Spinach is one of the few vegetables with beets and chard that prefers a neutral to alkaline soil (pH 7.0 or above). If your garden soil is sandy and acid, be sure to get a lime recommendation based on a soil test before planting spinach. Spinach is also a heavy feeder.
Spinach thrives in cool weather and short days so it’s best to grow it in the Autumn and Spring for most gardeners. Northern gardeners can plant an early spring crop followed by another in midsummer to mature before the first hard freeze. In southern gardens spinach easily tolerates a light frost, especially if it is acclimated. In case of a sudden or hard freeze, cover with a fleece to prevent frost damage.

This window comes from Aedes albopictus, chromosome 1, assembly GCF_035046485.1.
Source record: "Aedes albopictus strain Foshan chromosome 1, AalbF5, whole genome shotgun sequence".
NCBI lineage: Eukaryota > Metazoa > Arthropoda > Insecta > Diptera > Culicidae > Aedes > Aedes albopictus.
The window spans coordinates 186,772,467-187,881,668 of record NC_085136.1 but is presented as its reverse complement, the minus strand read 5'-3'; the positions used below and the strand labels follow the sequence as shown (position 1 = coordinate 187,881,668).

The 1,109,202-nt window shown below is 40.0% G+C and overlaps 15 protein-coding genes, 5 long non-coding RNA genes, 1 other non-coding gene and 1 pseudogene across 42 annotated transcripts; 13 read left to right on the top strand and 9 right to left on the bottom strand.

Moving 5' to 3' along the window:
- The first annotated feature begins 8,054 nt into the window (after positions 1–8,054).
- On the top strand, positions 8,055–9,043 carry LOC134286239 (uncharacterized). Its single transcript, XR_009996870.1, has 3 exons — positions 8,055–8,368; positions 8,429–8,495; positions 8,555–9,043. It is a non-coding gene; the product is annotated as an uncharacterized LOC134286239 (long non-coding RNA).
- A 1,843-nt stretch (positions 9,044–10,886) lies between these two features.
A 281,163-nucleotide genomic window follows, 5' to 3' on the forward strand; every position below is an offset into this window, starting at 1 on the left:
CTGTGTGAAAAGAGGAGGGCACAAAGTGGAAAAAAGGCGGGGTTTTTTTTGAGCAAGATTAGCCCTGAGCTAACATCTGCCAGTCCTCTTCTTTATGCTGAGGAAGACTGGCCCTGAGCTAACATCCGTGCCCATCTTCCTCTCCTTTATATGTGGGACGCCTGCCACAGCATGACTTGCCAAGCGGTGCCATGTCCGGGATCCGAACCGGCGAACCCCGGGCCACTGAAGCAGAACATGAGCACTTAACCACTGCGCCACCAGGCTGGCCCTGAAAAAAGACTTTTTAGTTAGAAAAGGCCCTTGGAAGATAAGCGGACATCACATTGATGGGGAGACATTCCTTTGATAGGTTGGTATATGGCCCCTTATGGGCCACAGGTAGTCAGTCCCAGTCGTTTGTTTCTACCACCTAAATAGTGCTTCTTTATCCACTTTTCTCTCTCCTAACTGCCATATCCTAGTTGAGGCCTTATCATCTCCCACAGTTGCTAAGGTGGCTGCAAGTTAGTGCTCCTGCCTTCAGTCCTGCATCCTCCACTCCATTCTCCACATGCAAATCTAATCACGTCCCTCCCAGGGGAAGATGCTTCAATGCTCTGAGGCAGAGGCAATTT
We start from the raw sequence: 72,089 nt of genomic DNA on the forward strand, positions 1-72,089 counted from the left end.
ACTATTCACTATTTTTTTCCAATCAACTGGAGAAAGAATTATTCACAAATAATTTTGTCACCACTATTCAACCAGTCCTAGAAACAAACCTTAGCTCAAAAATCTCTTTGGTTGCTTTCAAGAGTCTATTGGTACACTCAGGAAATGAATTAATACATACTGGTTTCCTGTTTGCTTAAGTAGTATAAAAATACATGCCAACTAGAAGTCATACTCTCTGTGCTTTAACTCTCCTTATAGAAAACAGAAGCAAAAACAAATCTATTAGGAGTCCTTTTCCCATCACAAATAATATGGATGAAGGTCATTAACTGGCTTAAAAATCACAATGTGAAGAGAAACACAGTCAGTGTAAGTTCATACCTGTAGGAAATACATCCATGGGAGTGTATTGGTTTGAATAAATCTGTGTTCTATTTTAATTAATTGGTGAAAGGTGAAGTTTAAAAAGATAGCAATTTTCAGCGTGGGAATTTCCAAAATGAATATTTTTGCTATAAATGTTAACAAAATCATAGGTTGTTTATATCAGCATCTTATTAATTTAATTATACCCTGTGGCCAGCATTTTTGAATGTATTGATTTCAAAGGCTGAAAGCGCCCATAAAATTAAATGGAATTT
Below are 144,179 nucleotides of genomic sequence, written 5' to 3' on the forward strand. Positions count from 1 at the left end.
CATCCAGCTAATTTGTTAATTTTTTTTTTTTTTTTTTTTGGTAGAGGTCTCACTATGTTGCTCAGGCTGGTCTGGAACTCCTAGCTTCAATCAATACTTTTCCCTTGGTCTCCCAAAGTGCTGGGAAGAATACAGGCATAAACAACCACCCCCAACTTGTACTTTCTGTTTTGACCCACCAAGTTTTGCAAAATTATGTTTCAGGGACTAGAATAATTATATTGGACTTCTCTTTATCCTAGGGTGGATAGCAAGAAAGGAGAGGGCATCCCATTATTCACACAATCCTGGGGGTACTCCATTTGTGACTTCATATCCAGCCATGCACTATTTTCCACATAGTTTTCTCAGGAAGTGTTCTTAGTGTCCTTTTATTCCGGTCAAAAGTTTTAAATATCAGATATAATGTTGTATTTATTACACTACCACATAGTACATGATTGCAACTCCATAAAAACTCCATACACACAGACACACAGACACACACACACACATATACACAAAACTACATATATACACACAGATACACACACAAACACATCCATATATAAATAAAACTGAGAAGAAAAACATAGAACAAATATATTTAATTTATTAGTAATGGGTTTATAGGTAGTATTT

Plant spinach seeds an inch apart in rows 14-18 inches apart and cover the seeds with a 1/2 inch of soil. Keep the soil moist and after the seeds germinate thin them to stand 3-5 inches apart. Most gardeners like to do this in several passes to determine the strongest plants to save. Thinning is very important to get big thick leaves.